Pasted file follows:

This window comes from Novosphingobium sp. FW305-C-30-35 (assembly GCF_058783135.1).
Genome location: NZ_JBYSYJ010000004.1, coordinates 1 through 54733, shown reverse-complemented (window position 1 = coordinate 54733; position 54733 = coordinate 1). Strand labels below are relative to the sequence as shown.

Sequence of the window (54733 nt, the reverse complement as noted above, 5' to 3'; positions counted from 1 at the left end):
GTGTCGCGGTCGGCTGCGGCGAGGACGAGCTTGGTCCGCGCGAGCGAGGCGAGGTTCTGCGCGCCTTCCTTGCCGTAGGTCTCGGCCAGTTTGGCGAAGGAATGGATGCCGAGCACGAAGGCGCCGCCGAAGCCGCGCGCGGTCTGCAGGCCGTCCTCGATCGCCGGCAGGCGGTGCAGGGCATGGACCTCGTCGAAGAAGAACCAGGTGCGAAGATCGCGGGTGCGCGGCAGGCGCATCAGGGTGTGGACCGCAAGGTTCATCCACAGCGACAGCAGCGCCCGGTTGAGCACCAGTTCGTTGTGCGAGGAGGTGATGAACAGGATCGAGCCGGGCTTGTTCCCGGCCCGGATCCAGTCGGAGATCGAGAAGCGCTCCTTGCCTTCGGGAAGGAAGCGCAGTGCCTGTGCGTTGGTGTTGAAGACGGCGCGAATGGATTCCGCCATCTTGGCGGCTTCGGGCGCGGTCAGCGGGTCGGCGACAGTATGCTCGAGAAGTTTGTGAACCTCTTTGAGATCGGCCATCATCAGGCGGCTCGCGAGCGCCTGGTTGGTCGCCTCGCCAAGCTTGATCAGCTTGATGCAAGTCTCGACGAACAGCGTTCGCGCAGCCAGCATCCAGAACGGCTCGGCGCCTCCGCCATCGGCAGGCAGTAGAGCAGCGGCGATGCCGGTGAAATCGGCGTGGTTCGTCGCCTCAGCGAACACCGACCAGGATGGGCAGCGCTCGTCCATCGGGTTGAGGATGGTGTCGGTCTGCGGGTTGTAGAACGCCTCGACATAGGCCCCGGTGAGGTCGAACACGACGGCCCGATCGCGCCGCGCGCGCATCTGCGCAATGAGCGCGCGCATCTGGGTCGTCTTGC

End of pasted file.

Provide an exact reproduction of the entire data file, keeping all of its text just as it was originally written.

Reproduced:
This window comes from Novosphingobium sp. FW305-C-30-35 (assembly GCF_058783135.1).
Genome location: NZ_JBYSYJ010000004.1, coordinates 1 through 54733, shown reverse-complemented (window position 1 = coordinate 54733; position 54733 = coordinate 1). Strand labels below are relative to the sequence as shown.

Sequence of the window (54733 nt, the reverse complement as noted above, 5' to 3'; positions counted from 1 at the left end):
GTGTCGCGGTCGGCTGCGGCGAGGACGAGCTTGGTCCGCGCGAGCGAGGCGAGGTTCTGCGCGCCTTCCTTGCCGTAGGTCTCGGCCAGTTTGGCGAAGGAATGGATGCCGAGCACGAAGGCGCCGCCGAAGCCGCGCGCGGTCTGCAGGCCGTCCTCGATCGCCGGCAGGCGGTGCAGGGCATGGACCTCGTCGAAGAAGAACCAGGTGCGAAGATCGCGGGTGCGCGGCAGGCGCATCAGGGTGTGGACCGCAAGGTTCATCCACAGCGACAGCAGCGCCCGGTTGAGCACCAGTTCGTTGTGCGAGGAGGTGATGAACAGGATCGAGCCGGGCTTGTTCCCGGCCCGGATCCAGTCGGAGATCGAGAAGCGCTCCTTGCCTTCGGGAAGGAAGCGCAGTGCCTGTGCGTTGGTGTTGAAGACGGCGCGAATGGATTCCGCCATCTTGGCGGCTTCGGGCGCGGTCAGCGGGTCGGCGACAGTATGCTCGAGAAGTTTGTGAACCTCTTTGAGATCGGCCATCATCAGGCGGCTCGCGAGCGCCTGGTTGGTCGCCTCGCCAAGCTTGATCAGCTTGATGCAAGTCTCGACGAACAGCGTTCGCGCAGCCAGCATCCAGAACGGCTCGGCGCCTCCGCCATCGGCAGGCAGTAGAGCAGCGGCGATGCCGGTGAAATCGGCGTGGTTCGTCGCCTCAGCGAACACCGACCAGGATGGGCAGCGCTCGTCCATCGGGTTGAGGATGGTGTCGGTCTGCGGGTTGTAGAACGCCTCGACATAGGCCCCGGTGAGGTCGAACACGACGGCCCGATCGCGCCGCGCGCGCATCTGCGCAATGAGCGCGCGCATCTGGGTCGTCTTGC